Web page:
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 Text and photos copyright John P. Hoover

past fishes of the month


Ostracion meleagris camurum


Ostracion meleagris camurum - typical Hawaiian male - Three Tables, O`ahu

Ostracion meleagris camurum femal e- Hanauma Bay, O`ahu

juvenile - it even has white spots in the eye

Ostracion meleagris Shaw & Nodder, 1796
     This is Hawai`i's most common boxfish. Females are blackish brown densely covered on all sides with small white spots. Males have dark blue sides with irregular black spots, some of which may have gold centers. They also have gold markings on the head and at the base of the tail. Juveniles with male coloration are never seen, so either immature males have the female color pattern, or all juveniles are female with some changing sex later in life. Spotted Boxfish live in small haremic groups--typically one male to several females--and forage alone within their home ranges for sponges, worms, tunicates and other small bottom-dwelling invertebrates. Males defend territories against other males. These fish often poke around in the shallows where waders and people walking along shore can see them.The species name means "guineafowl" (a bird native to Africa covered with light spots). To about 6 in. Indo-Pacific and Eastern Pacific.

A subspecies or not?
     Outside Hawaiian waters the black spots on the sides of male Spotted Boxfish contain conspicuous bright gold centers. Also, there is a fused line of gold spots along the upper "corner" of the box. Because most Hawaiian males lack these gold spots, the Hawaiian population has long been given the subspecies name camurum. However, males with scattered gold-centered spots on the sides do occur here, and a few individuals display enough spots to almost resemble males found elsewhere in the Indo-Pacific. There is no doubt that the Hawaiian population is different, but given the presence of intergrades (see photos), is subspecies status justified? DNA analysis may someday clarify the situation. However, the concept of a subspecies is not currently in favor, so if the DNA folks decide that the Hawaiian population is sufficiently different, Hawaiian fish would likely be considered a full species with the name Ostracion camurum. Here are some photos of Hawaiian males with an unusual number of gold spots. At bottom, for comparison, is a typical male from Indonesia.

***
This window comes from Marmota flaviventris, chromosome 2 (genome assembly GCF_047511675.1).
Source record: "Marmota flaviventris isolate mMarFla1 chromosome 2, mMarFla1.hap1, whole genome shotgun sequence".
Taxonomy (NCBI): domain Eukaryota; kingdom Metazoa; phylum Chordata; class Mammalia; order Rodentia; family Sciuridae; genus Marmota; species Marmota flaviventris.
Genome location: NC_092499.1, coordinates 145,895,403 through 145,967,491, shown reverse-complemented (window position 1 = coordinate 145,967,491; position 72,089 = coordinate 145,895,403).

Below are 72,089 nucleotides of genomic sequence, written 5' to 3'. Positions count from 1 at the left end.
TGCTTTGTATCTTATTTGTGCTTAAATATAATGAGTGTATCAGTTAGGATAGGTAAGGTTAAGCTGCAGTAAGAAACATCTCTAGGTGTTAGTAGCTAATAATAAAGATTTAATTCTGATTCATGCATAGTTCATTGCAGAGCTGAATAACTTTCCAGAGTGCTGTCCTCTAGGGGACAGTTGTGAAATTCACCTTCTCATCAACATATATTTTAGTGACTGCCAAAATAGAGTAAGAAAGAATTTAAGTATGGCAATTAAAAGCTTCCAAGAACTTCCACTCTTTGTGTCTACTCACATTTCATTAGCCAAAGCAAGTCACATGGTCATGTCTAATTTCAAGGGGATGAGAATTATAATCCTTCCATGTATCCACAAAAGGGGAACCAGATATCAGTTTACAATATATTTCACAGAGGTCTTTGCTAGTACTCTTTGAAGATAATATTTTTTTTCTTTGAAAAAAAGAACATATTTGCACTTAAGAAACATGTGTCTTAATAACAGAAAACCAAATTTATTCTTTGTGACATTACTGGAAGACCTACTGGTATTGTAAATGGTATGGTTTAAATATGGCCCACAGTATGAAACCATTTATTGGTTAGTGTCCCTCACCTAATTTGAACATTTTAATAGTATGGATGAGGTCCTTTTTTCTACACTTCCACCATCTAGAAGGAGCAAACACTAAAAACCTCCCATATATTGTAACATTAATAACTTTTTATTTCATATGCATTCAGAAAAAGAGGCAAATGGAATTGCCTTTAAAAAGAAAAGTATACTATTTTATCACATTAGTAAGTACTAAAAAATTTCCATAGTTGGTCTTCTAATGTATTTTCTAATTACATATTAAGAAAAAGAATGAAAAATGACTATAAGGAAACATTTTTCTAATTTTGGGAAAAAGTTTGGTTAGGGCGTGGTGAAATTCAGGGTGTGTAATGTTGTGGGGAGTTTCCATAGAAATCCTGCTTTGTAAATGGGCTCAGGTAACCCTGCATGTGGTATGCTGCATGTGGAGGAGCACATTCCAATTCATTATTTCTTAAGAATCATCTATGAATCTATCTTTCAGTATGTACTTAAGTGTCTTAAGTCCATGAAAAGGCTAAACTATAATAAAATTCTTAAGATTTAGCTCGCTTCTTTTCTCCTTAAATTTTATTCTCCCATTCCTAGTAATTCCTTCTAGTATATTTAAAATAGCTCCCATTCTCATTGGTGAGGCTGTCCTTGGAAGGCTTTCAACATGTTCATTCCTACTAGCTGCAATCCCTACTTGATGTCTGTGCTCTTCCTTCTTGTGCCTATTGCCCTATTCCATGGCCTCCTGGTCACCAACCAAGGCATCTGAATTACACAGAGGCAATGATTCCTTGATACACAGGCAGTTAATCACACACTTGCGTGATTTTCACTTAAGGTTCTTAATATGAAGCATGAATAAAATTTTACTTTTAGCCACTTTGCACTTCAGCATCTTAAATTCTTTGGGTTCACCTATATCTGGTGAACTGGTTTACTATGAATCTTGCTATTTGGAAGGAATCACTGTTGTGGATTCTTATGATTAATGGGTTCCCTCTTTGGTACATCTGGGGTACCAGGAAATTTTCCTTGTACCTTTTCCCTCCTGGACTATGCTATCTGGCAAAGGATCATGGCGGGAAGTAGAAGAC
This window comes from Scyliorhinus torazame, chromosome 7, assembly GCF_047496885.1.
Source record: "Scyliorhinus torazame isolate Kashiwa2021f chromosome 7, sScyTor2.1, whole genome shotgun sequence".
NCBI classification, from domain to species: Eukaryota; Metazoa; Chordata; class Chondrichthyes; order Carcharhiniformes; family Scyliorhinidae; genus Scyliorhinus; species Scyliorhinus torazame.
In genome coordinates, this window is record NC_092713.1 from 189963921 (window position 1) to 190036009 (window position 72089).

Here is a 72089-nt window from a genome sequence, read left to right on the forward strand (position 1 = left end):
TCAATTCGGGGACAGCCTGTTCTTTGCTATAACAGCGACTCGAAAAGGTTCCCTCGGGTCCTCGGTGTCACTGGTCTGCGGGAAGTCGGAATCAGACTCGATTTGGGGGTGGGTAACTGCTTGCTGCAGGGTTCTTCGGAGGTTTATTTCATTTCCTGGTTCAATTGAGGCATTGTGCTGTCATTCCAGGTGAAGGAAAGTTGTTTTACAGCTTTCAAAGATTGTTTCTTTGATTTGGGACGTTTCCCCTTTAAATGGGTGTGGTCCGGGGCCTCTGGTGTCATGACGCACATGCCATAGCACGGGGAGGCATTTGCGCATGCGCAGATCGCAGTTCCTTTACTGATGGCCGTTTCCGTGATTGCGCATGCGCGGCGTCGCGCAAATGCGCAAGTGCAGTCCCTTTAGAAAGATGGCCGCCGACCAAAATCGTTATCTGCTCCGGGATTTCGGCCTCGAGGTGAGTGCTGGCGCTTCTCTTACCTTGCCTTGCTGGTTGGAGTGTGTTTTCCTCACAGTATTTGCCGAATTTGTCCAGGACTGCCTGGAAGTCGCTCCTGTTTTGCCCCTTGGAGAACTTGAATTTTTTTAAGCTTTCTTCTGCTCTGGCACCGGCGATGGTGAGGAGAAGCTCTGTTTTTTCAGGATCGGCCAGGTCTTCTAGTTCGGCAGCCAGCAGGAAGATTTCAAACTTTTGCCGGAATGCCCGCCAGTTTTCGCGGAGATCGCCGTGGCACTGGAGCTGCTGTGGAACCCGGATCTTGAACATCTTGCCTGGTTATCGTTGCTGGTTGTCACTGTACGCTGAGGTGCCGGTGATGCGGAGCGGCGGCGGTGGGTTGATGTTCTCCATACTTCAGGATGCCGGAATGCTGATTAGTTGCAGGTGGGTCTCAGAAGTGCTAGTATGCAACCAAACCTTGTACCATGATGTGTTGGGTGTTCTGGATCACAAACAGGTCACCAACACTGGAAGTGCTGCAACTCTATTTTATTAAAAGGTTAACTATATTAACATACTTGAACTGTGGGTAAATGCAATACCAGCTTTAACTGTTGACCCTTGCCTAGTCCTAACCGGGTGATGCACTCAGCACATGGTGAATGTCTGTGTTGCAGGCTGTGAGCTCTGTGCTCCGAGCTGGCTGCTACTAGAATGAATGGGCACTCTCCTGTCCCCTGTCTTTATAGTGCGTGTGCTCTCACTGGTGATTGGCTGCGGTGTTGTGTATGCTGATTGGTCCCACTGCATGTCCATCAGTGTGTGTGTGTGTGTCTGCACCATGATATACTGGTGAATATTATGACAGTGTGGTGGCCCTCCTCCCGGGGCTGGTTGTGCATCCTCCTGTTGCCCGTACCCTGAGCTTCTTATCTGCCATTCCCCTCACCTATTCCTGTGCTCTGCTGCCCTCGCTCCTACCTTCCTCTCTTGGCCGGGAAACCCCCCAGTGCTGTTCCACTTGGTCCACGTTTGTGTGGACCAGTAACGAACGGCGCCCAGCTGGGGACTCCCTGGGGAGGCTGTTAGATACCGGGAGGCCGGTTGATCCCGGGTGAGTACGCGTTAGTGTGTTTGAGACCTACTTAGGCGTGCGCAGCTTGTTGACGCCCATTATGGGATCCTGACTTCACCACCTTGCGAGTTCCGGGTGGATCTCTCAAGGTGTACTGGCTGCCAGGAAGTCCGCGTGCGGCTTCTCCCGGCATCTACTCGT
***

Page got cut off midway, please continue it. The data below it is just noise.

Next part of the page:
Two Hawaiian males (O. meleagris camurum) with unusual number of gold spots

Typical Indo-Pacific male (Ostracion meleagris meleagris) - North Sulawesi, Indonesia

     Ichthyologist Phillip Lobel, working on Johnston Island (where the Hawaiian subspecies also occurs), records that Spotted Boxfish spawn in the late afternoon or early evening. A male, whose territory usually encompasses those of several females, initiates courtship by circling and nudging one of his females. If she responds, the two swim side by side for a time before rising 6 ft. or more above the bottom, the male leading. Assuming a side-by-side position with tails together and heads facing slightly apart, they release their gametes while one or both make a low pitched humming sound lasting about 6 seconds. When done they dash back to the bottom where the male begins courting another female. At such times other males may attempt to "sneak" a spawn or disrupt the proceedings; fights are common, the rivals ramming each other with their armored bodies creating audible bumps and sometimes producing a short buzzing sound.

Spotted Boxfish courtship - Halona Blowhole, O`ahu. 25 ft.


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  Text and photos copyright John P. Hoover